Tips for managing prostate cancer
(BPT) - Prostate cancer is the most common cancer in American men other than skin cancer. The American Cancer Society estimates that 1 in 7 men will have prostate cancer detected during their lifetime. The disease can strike any man at any time; men who are over the age of 60, have a family history of prostate cancer, are African-Americans, or were exposed to Agent Orange have an increased risk for diagnosis.
"Hearing the words 'you have prostate cancer' can be devastating and the treatment options overwhelming. Men need to learn about and fully evaluate their options with their treatment team," says Jamie Bearse, CEO of ZERO - The End of Prostate Cancer. "Our organization provides an extensive number of tools men and their loved ones can use to help them understand what a diagnosis means and navigate the treatment journey, including website content covering screening to survivorship and our case management patient support and navigation program, ZERO360."
Many people find it helpful to bring someone with them to their doctor appointments to take notes or record the session. It can be difficult to focus during conversations about the diagnosis, so having caring partners in the room can be advantageous when later trying to recall.
Tips to consider for managing prostate cancer:
P: Prepare a list of questions for your doctor. Anything and everything is okay to ask.
R: Reach out to others and learn from their experiences.
O: Outline a schedule to stay on top of your treatments.
S: Share your news with family and friends. Don’t go it alone.
T: Take time to process the news, then take action.
A: Act as your own advocate throughout your treatment process.
T: Tap into activities that will help you to maintain a positive outlook.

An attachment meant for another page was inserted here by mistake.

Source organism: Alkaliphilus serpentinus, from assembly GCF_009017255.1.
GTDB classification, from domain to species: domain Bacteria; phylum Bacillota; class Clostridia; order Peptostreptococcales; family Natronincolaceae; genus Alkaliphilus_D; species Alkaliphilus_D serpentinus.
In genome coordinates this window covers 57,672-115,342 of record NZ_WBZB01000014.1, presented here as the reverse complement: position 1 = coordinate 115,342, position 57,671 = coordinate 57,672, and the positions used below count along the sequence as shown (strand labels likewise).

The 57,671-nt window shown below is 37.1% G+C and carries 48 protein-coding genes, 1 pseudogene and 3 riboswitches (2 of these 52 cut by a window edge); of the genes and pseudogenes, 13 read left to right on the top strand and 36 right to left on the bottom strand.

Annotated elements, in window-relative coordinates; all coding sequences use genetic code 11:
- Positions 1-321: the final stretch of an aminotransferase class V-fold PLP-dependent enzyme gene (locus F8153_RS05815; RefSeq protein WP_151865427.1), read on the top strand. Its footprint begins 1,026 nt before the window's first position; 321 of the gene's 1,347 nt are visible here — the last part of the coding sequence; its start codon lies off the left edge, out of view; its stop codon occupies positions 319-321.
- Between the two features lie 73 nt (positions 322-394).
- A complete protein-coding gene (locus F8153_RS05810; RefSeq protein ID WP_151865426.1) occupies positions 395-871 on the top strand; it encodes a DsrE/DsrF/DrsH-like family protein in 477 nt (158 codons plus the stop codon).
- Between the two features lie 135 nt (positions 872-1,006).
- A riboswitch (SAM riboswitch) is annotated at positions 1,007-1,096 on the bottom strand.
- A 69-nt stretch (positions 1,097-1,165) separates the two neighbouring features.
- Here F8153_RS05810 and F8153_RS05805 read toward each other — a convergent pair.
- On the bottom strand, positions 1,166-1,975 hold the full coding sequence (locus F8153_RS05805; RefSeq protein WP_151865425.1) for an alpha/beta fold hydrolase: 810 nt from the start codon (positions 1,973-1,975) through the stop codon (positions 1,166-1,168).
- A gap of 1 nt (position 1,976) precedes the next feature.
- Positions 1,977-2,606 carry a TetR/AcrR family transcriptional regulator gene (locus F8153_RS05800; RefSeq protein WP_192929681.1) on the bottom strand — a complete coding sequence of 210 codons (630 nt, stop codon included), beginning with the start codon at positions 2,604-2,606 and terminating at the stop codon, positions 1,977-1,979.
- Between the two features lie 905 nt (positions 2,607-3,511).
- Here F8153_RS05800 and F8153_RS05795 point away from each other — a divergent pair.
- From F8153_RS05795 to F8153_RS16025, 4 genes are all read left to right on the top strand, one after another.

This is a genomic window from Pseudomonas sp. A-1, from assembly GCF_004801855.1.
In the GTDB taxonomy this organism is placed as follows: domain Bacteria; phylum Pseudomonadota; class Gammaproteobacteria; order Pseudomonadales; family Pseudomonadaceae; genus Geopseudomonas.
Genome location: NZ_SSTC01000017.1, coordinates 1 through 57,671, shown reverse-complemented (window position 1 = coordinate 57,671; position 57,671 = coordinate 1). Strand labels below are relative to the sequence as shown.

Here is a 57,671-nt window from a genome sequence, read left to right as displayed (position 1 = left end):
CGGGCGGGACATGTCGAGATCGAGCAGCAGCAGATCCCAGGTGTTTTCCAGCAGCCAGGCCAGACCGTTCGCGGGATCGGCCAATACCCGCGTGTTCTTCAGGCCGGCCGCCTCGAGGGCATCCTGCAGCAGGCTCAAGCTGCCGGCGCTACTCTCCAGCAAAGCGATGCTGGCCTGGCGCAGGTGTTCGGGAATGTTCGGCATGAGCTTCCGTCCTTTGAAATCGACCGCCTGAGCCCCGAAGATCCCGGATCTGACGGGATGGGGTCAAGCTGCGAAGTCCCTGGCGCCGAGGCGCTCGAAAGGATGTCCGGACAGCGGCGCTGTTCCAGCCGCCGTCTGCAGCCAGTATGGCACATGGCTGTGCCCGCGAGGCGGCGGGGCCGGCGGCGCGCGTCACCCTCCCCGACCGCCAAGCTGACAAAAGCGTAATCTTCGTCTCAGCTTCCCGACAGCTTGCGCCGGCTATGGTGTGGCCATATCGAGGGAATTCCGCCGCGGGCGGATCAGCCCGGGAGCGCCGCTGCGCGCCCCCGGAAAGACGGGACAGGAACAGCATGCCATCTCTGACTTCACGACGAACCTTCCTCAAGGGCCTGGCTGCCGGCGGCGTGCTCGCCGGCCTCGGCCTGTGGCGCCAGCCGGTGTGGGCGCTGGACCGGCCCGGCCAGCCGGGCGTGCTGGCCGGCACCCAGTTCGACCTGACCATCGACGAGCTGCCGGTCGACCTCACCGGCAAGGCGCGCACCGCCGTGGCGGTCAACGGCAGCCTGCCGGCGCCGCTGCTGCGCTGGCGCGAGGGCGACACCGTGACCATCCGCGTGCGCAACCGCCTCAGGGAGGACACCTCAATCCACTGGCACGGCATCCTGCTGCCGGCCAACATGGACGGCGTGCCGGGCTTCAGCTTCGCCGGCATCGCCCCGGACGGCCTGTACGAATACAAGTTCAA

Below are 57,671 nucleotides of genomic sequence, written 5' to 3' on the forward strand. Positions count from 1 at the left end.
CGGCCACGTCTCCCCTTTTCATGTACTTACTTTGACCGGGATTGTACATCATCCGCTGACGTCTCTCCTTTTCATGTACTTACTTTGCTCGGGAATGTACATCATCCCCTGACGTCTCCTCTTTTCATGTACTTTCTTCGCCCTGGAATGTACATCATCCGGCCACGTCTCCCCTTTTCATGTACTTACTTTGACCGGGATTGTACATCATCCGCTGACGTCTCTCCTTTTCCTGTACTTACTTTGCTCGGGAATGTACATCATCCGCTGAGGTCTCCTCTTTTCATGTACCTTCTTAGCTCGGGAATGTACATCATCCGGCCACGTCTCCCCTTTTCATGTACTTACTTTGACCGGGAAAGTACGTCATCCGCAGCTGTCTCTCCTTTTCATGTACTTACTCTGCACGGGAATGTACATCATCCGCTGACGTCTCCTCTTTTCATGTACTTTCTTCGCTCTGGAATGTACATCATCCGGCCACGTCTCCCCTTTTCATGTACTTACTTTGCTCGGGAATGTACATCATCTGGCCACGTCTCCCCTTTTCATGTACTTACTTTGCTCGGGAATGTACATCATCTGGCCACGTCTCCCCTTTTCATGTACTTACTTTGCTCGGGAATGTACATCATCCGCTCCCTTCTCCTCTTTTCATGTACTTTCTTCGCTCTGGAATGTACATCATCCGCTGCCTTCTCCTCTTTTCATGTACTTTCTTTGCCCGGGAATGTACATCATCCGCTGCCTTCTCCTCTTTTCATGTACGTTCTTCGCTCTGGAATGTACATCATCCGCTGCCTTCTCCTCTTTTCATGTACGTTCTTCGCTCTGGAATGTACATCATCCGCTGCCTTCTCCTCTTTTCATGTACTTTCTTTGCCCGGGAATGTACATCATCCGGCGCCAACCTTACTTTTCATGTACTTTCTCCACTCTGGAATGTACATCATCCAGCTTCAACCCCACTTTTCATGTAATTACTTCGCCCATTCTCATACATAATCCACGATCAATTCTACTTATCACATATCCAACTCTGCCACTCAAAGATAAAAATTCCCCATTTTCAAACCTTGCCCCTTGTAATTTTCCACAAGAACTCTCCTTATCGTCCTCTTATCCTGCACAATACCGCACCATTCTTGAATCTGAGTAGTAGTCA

E: Explore treatment options and act now. Innovations in care have changed the way prostate cancer is managed.
In many respects, Scott Silver was like other retired men his age. He spent time fishing, golfing and teaching, and had an annual prostate-specific antigen (PSA) test. When his PSA level rose to 3.68 (low risk) and a biopsy revealed he had prostate cancer, Scott decided to explore his options.
Says Scott, “It was important to me to identify a treatment that I believed would eliminate my cancer and minimize my chance of developing complications such as impotence or incontinence. After conducting extensive research and speaking with family and friends, I had a conversation with my doctor. Together, we decided that treatment with CyberKnife(R) was the right option for me. It’s been 11 years since my treatment and I continue to do well. And while each person’s experience is different, I’ve had no complications or side effects from treatment.”
Prostate cancer treatment options include surgery, radiation therapy, hormone therapy, chemotherapy or active monitoring. Each man should consult his physician regarding his specific diagnosis and treatment options. Among the considerations that a doctor will factor into a treatment recommendation is the man’s prostate cancer classification, often referred to as his “risk” profile. One of the more innovative radiation treatments is stereotactic body radiation therapy (SBRT), which the American Society for Radiation Oncology supports as an option for low- to intermediate-risk prostate cancer.
SBRT is a radiation treatment that combines a high degree of targeting accuracy with very high doses of extremely precise, externally delivered radiation, thereby maximizing the cell-killing effect on the tumor while sparing healthy surrounding tissue. Prostate SBRT is generally five treatments delivered over one or two weeks.
The CyberKnife(R) System is a radiation therapy device designed to deliver SBRT. The system’s unique ability to continually track and automatically correct for movement of the prostate in real time throughout the entire treatment session provides distinct advantages when treating a tumor, which can move as much as 10 mm in as little as 30 seconds. Visit www.cyberknife.com for more information.
Two CyberKnife System prostate SBRT studies have recently reported on long-term (five-year) outcomes. These are the largest prospective multi-institution studies conducted to date and provide robust clinical data supporting the safety and efficacy of the system for men like Scott with low- or intermediate-risk prostate cancer.
For Important Safety Information, please visit http://www.accuray.com/safety-statement.